It’s done. Most of the key cabinet positions have been filled. Judge Neil Gorsuch is now on the Supreme Court. And it’s onto the 2018 midterms for Sen. Joe Manchin (D-WV). Manchin seems to be a dying breed: a conservative Democrat and a politician who is willing to cross the aisle to get things done. He's a Democrat due to the Kennedys, being Catholic, a member of the working class, and part of the community of union and coal workers. In all, Manchin represents the last vestiges of what the Democratic Party used to be in Appalachia. Everyone in Manchin's hometown was a Democrat, a sign of the white working class strength the Democratic Party once exhibited, which has all been lost to the Republicans. In 2016, only 26 percent of West Virginia voters voted for Hillary Clinton. Trump took the lion share with 67.9 percent, an almost 42-point trouncing. You would think that Manchin would be quaking in his boots, prepared to battle for his political life. Yet, when Politico’s Michael Kruse and Burgess Everett wrote in March about the West Virginia Senator, who has made some odd friendships, like the one with former Florida Gov. Jeb Bush—you can see how he survived and how he can continue to represent the Mountain State. For starters, he hosts happy hours with feuding colleagues who are political opposites, but knows how alcohol, specifically moonshine, can grease the wheels of camaraderie.
Another thing that helps is that Manchin knows his state. Everett and Burgess added that the senator learned his lessons from his past 1996 gubernatorial race, in which he lost to a more traditional liberal Democrat, Charlotte Pitt. He later endorsed the Republican in that race, Cecil Underwood, who won. Over the next few years, Manchin opted channel pragmatism than become a firebrand liberal. In 2005, he became governor, but the publication also hit the nail on the head. If Trump won West Virginia by 42 points, with die-hard progressives hating Manchin’s guts, shouldn’t he be on the chopping block? Yes—but if the Democrats want to survive past the 21st century—they need people like Manchin, who can connect with the working class that the Democratic Party needs to win back if they want to retake the presidency and Congress, despite being pro-coal, pro-gun, and anti-abortion. Hence, why some are saying that it must be good to be Sen. Manchin right now:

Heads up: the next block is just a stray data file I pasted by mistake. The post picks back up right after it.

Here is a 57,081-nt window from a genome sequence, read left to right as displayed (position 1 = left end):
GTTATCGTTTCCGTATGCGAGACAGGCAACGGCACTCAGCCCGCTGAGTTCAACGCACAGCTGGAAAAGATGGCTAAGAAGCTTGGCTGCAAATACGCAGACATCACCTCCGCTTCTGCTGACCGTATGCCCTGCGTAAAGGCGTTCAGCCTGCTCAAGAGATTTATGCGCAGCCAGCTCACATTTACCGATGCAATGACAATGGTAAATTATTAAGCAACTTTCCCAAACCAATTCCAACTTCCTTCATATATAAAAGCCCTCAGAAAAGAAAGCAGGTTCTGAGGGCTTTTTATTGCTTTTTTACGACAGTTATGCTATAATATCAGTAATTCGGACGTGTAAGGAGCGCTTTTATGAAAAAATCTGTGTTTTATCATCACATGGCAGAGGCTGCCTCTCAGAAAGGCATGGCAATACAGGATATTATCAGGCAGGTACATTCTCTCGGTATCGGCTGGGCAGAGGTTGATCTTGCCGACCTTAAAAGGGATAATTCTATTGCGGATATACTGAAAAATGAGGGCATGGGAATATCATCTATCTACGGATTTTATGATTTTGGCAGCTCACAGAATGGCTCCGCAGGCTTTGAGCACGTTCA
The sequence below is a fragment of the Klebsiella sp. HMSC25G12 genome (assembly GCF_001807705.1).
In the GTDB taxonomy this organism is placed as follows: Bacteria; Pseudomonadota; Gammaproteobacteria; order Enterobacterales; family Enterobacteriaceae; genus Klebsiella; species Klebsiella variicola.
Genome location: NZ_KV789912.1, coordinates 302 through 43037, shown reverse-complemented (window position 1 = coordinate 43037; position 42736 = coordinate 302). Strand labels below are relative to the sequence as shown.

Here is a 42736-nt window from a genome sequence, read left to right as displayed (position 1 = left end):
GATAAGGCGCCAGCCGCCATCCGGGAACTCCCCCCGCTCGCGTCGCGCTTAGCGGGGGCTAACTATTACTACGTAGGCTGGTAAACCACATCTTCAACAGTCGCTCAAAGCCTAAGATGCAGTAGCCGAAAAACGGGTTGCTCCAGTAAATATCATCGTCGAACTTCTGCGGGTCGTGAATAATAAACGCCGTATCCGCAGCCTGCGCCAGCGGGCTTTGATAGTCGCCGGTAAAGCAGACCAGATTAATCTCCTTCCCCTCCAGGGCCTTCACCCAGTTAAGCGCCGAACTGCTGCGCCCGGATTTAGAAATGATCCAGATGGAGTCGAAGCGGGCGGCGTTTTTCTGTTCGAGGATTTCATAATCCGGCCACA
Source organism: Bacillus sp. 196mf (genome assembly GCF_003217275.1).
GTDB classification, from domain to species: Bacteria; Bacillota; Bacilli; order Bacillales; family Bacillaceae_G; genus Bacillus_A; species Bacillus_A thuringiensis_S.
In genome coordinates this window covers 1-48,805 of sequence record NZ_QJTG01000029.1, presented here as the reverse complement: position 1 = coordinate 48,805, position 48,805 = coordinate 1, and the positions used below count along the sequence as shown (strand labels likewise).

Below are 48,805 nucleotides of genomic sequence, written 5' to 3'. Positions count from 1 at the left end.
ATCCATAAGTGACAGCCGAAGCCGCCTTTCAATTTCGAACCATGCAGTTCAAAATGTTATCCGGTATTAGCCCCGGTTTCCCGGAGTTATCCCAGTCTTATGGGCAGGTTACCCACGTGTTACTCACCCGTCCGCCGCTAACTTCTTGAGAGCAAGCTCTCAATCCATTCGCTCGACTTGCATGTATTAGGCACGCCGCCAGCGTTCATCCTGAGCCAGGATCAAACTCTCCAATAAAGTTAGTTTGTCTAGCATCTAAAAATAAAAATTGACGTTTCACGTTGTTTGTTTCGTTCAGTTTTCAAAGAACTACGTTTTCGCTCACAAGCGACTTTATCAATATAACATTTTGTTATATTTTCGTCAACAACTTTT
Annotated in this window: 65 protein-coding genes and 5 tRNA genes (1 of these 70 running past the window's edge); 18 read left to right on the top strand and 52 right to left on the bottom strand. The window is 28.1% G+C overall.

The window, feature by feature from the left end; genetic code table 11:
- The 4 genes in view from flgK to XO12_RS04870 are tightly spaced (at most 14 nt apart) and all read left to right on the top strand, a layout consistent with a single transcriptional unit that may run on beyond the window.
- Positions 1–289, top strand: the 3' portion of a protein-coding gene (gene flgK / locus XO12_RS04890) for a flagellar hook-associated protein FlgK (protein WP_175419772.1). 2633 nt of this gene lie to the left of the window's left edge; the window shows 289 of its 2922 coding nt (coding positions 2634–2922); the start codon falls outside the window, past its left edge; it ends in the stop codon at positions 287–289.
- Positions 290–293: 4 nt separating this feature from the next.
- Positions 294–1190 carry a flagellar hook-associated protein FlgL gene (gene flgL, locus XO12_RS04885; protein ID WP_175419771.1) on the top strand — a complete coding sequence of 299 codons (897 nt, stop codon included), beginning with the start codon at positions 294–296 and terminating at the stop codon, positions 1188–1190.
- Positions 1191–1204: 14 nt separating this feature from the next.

“If the question is, ‘Is there space for Joe Manchin inside the tent of the Democratic Party?’” said Matt Bennett of Third Way, a group that advocates for center-left Democrats, “the answer is, ‘There better be.’ Or else we’re going to be in the minority forever.”
“If you want to have a Democratic Party in places like West Virginia,” said Democratic Senator Chris Murphy of Connecticut, “you have to be happy about somebody like Joe Manchin, right?”
Progressives, though, say extinction is next to inevitable for Democrats who have chosen the route Manchin has. “Our position,” said Adam Green, co-founder of the Progressive Change Campaign Committee, “is that Democrats in red states are shooting themselves in the foot for the November 2018 election if they are not fighting Trump.”
“Not fighting Trump” is a pretty fair description of how Manchin had spent November, December and January. He had chided House Democrats for their decision to boycott the new president’s inauguration. He had supported nearly all of Trump’s Cabinet nominees. He had even introduced Rick Perry, another former governor and Trump’s nominee for energy secretary, at his Senate hearing.
Several people wearing red hats saying MAKE AMERICA GREAT AGAIN asked to have their picture taken with Manchin, and he happily obliged.